Electrocardiography (Proceedings)

ADVERTISEMENT

Electrocardiography (Proceedings)

source-image
Nov 01, 2010

Electrocardiography is an integral part of the cardiological exam. It is the only way to determine heart rhythm accurately and to determine if there are any conduction abnormalities. This is also the most useful part of an ECG. ECGs can do other things however, these are not nearly as important.

An ECG is a recording of the electrical activity of the heart recorded on the surface of the body (or from the esophagus). Standard lead systems have been developed, these help determine the orientation of the depolarizing forces, an indirect indicator of the position of the heart in the chest cavity. These lead systems are however not needed to determine rhythm, you could in theory record the ECG from the fingertips if you have to.

I. ECG basics

      1. How can an ECG be recorded: A standard lead system can be used an electrodes attached to the limbs. This does require that the patient be in right lateral recumbency. This must be done if amplitude measurements are to be made (only in lead II). Alternatively a direct chest lead system can be used for rhythm diagnosis. Telemetry, holter monitors (24 hour ambulatory ECG) and cardiac event recorders (push a button and it records ECG immediately before and after the button is pushed) are other specialized ECG forms.
      2. What can an ECG do extremely well: Only the ECG can determine rhythm or conduction abnormalities.
      3. What can an ECG do well: The ECG can be helpful in evaluating for heart enlargement. These changes are however not specific nor sensitive. It is more sensitive in cats because there are less confounding breed differences. The ECG is also more helpful with certain congenital heart diseases. It can be helpful for diagnosing pericardial effusion and hyperkalemia.
      4. What can an ECG not do: It cannot give a definitive answer regarding heart size, imaging studies are needed. ECGs also do not reflect the mechanical strength of the heart, an ECG can be normal and no pulse may be present.
      5. What are the indications for an ECG: arrhythmia on auscultation, syncope, heart murmur, pre-, intra- and postop monitoring, dyspnea, cyanosis, drug monitoring (digoxin, beta blocker, tricyclic antidepressants), emergency cases (trauma, GDV, urethral obstruction, hyperkalemia suspect), periocardiocentesis (VPCs indicate the needle is tickling the heart), certain breeds (doberman, boxer), unexplained brady- or tachycardia.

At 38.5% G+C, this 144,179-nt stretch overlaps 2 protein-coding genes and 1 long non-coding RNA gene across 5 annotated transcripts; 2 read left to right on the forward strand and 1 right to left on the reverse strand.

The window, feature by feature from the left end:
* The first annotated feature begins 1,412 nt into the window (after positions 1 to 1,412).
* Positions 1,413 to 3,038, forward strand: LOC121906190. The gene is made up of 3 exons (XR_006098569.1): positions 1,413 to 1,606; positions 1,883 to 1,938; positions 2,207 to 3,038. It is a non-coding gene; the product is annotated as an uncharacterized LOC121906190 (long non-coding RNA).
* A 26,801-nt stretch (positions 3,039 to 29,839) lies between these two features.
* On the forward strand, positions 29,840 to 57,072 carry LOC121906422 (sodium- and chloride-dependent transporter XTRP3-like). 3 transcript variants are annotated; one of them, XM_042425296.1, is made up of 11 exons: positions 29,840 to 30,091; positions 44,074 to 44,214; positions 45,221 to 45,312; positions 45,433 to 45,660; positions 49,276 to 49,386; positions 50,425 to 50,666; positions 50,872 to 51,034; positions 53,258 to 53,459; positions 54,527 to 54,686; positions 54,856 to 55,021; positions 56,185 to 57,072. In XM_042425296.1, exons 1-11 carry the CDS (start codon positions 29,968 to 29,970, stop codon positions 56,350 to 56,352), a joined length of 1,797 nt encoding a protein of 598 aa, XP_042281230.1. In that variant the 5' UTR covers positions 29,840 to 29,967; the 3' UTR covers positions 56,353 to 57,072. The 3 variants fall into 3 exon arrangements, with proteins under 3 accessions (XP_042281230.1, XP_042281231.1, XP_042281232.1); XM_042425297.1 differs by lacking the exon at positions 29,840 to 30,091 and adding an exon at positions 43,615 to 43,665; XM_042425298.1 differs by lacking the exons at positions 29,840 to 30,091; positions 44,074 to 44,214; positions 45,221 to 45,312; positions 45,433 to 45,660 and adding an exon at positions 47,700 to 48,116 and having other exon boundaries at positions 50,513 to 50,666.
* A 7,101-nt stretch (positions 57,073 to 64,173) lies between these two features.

II. Interpreting ECGs

      1. Waveforms and how they are generated: in the heart, as with many things the fastest wins, usually this is the sinus node, however any cell in the heart can develop pacemaker role. The electrical impulse depolarizes the heart muscle leading to contraction.
           a. P-wave: generated by the sinus node as the pacemaker, it is a sign of the depolarization of the right and then left atrium, usually positive in Lead II. Sometimes it is necessary to check the other leads recorded as the P-wave may be more obvious on other leads. A negative Lead I P-wave is an indication of faulty electrode placement.
           b. P-R interval: reflects the time it takes for a sinus beat to begin, depolarize the atria and get conducted through the AV node to begin initiating ventricular depolarization.
           c. QRS complex: The QRS complex represents ventricular depolarization. The Q wave is the first negative deflection before the R-wave. The R-wave is the first positive deflection after the P. The S-wave is the first negative deflection after an R. Remember, not all parts of a QRS have to be present.
      2. Determine heart rate
      3. Determine rhythm: This is something that requires practice.
      4. Measure complexes: measurement is overrated, it is mainly needed for enlargement patterns which are at times not very useful. Two things are measured, amplitudes and durations. Amplitudes can only be measured when a standard, by-the-book Lead II is recorded. You need to know the calibration of the machine, usually 1 cm (10 small boxes) is 1 mV. The other leads are helpful to determine MEA.
           a. Amplitudes: P-wave, QRS complex, ST segment depression or elevation.

Tall P= right atrial enlargement (P-pulmonale, no more than 4 small boxes tall in a dog)

Tall QRS=ventricular enlargement (no more than 25 to 30 boxes tall in a dog, 9 in a cat)

ST segment changes= hypoxia, epicarditis, electrolyte problems, etc.

           b. Durations: P-wave, PR, QRS duration

Increased P=left atrial enlargement (dog no more than 2 small boxes)

Increased QRS=ventricular enlargement or conduction abnormality (normal no more than 2 boxes, with bundle branch block then QRS duration >8msec, 4 boxes at 50 mm/sec)

PR=prolongation is 1st degree heart block (more than 6.5 small boxes in a dog), shortening is consistent with ventricular preexcitation.

Before embarking on antiarrhythmic drug therapy it is important to consider the goals present. My personal feeling is that 2 goals are potentially present

      1. Treat clinical signs resulting from an arrhythmia
      2. Prevent sudden death in a patient from an arrhythmia

Unfortunately, many of the drugs we use cannot accomplish the latter goal and those medications that could are difficult to use in an emergent situation because of the side effects present.

Clinical signs from an arrhythmia can result because of rapid or slow heart rates. With rapid heart rates ventricular filling is inadequate and therefore also cardiac output. This also often eliminates the atrial "kick" from contraction of the atria, this is obviously the case if it is a ventricular arrhythmia. With slow heart rates cardiac output will also suffer since cardiac output is related to stroke volume times heart rate.